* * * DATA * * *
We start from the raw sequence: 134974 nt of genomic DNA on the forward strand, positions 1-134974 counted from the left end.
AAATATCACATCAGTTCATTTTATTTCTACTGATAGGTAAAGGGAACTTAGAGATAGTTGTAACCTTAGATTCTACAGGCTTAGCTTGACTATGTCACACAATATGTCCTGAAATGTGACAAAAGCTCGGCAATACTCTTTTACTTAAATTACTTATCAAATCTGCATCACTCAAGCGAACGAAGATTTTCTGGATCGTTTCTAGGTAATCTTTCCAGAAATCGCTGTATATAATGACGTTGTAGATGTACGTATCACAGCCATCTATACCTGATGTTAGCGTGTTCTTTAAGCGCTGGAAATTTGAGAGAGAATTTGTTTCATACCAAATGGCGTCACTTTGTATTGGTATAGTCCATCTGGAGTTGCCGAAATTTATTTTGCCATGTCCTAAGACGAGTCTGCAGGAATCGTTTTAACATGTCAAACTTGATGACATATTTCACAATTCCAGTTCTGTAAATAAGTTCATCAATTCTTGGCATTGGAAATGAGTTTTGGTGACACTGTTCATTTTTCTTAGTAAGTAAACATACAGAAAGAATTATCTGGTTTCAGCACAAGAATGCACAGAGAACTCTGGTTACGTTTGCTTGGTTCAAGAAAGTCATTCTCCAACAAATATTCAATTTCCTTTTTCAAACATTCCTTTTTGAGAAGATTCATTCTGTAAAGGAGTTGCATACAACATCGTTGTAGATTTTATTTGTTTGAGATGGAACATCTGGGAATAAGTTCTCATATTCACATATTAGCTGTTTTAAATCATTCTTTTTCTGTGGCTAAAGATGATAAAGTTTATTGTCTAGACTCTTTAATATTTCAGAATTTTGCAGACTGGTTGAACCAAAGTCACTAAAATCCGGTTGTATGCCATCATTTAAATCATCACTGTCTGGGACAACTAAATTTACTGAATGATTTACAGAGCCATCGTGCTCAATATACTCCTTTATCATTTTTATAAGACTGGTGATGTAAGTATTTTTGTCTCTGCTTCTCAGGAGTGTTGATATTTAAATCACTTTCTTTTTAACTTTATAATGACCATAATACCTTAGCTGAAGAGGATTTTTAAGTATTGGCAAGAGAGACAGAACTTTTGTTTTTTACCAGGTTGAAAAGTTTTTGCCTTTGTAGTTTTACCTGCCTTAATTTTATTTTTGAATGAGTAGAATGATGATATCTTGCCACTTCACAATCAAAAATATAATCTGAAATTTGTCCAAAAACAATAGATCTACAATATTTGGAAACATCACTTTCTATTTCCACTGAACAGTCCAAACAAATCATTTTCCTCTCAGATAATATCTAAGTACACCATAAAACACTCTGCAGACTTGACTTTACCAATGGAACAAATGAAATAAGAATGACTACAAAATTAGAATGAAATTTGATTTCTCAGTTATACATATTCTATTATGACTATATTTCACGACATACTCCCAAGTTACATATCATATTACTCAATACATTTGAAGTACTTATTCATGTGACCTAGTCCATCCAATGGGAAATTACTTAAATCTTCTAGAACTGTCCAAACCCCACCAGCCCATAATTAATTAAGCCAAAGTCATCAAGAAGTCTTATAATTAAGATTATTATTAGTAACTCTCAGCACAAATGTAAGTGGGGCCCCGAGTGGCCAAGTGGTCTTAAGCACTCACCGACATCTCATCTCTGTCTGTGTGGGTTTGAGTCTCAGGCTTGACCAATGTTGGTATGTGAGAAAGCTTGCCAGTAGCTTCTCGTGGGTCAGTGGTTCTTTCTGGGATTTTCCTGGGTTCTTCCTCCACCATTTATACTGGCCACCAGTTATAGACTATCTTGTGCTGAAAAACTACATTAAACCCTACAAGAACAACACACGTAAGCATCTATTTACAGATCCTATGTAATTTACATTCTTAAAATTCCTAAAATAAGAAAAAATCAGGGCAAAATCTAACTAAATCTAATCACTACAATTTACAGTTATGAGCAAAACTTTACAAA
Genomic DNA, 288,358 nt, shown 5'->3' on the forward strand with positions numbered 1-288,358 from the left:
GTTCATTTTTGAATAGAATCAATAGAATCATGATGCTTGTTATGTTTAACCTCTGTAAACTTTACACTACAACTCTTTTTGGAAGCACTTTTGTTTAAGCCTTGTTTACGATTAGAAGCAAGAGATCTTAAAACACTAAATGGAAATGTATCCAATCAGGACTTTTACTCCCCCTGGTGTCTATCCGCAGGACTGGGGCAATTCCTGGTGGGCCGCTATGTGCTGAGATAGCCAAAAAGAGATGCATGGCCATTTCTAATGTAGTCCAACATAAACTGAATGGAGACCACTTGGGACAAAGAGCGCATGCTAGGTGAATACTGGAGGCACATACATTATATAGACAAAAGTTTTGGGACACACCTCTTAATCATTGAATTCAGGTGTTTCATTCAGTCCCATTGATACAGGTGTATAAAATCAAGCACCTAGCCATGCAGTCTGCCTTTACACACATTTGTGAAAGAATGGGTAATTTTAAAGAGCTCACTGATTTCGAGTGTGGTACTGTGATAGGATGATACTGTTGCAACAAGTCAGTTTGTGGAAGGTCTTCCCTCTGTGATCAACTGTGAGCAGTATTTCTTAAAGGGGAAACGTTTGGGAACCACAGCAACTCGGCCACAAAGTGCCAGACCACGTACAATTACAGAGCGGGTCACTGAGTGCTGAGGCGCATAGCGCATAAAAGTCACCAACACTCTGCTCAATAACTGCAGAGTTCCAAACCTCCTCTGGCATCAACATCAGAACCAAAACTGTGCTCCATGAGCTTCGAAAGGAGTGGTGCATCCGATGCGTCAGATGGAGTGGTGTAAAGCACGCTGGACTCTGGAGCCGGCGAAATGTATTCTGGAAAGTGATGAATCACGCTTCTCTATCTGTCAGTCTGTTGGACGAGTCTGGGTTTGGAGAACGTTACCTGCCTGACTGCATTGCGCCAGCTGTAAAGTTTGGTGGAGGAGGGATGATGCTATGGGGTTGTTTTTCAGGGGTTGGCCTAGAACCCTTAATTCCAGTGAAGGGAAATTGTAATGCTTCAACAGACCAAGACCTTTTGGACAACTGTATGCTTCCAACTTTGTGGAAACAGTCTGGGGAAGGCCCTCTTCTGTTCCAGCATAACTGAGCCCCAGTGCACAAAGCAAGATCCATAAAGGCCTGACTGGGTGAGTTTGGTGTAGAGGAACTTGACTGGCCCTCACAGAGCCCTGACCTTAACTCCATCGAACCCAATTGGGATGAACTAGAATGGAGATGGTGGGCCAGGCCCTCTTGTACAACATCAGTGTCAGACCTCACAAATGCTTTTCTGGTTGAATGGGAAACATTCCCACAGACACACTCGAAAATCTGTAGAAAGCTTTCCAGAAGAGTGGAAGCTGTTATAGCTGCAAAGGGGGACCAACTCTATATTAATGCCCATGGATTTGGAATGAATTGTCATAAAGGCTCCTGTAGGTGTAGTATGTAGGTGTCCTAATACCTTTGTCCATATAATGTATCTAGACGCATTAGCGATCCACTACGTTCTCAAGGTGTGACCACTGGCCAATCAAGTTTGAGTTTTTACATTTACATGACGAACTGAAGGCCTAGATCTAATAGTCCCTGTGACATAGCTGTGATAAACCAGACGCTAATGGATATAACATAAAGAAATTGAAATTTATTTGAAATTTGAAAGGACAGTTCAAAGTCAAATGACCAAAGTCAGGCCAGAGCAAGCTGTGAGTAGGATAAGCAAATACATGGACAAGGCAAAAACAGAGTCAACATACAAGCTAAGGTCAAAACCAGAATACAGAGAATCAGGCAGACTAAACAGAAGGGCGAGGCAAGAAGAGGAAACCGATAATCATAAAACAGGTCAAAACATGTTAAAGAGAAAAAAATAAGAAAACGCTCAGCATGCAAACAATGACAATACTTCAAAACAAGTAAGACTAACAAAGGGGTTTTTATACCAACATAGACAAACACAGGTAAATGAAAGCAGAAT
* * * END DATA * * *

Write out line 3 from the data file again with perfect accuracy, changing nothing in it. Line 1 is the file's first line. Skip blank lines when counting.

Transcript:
Genomic DNA, 288,358 nt, shown 5'->3' on the forward strand with positions numbered 1-288,358 from the left: